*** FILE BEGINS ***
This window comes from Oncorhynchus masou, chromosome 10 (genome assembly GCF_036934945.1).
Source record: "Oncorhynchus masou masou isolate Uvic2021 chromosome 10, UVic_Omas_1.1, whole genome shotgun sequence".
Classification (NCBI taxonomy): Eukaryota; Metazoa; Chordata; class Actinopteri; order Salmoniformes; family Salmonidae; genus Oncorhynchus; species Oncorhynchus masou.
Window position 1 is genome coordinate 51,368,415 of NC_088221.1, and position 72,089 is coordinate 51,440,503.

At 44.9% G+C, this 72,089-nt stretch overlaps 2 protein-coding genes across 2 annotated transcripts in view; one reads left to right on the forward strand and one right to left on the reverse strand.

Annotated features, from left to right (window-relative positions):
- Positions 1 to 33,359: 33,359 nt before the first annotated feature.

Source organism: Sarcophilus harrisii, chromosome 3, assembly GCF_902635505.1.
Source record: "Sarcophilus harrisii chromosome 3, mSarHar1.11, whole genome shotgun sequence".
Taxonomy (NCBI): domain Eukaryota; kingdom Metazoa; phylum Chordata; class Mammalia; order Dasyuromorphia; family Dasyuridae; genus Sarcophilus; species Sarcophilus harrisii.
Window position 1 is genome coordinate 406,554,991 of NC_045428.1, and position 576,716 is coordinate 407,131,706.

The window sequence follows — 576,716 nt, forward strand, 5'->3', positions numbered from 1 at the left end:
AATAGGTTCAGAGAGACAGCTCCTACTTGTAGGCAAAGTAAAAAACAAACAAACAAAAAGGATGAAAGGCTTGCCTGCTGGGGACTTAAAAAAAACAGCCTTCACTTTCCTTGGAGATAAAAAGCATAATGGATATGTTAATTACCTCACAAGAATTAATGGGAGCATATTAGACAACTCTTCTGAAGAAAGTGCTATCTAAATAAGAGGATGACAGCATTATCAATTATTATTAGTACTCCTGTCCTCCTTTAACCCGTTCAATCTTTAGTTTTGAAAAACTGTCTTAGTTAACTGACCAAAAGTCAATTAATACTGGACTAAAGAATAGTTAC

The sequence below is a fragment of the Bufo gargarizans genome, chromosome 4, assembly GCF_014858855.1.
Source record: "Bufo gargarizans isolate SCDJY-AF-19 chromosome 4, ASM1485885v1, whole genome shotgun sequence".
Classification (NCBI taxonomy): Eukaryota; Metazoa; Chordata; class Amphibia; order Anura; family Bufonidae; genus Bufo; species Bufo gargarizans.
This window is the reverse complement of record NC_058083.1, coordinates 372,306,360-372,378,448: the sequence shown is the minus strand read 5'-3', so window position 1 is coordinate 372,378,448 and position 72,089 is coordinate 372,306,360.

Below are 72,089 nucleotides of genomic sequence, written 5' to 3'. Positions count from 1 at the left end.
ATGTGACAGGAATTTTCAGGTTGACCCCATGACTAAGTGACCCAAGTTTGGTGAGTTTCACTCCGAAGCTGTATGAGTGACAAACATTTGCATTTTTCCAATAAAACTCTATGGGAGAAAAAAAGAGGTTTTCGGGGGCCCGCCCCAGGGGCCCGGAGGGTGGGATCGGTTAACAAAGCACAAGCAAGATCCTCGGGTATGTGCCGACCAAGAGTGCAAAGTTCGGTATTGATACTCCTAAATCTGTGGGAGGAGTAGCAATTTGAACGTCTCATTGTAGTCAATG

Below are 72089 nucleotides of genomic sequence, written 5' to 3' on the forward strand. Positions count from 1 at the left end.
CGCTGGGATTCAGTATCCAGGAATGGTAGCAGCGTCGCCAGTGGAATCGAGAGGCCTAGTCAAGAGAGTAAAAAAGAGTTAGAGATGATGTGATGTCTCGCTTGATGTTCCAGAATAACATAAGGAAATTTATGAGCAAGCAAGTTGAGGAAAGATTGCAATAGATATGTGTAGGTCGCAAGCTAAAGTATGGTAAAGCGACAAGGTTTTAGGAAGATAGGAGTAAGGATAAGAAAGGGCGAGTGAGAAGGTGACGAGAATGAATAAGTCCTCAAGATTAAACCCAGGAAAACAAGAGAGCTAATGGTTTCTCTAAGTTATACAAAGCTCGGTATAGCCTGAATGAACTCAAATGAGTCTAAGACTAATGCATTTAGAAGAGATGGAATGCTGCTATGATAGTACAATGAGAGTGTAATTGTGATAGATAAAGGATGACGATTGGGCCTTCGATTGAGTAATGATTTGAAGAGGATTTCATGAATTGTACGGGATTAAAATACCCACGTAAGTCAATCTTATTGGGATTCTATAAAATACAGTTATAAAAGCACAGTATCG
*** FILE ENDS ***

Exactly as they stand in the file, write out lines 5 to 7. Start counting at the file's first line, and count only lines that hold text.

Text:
At 44.9% G+C, this 72,089-nt stretch overlaps 2 protein-coding genes across 2 annotated transcripts in view; one reads left to right on the forward strand and one right to left on the reverse strand.

Annotated features, from left to right (window-relative positions):
- Positions 1 to 33,359: 33,359 nt before the first annotated feature.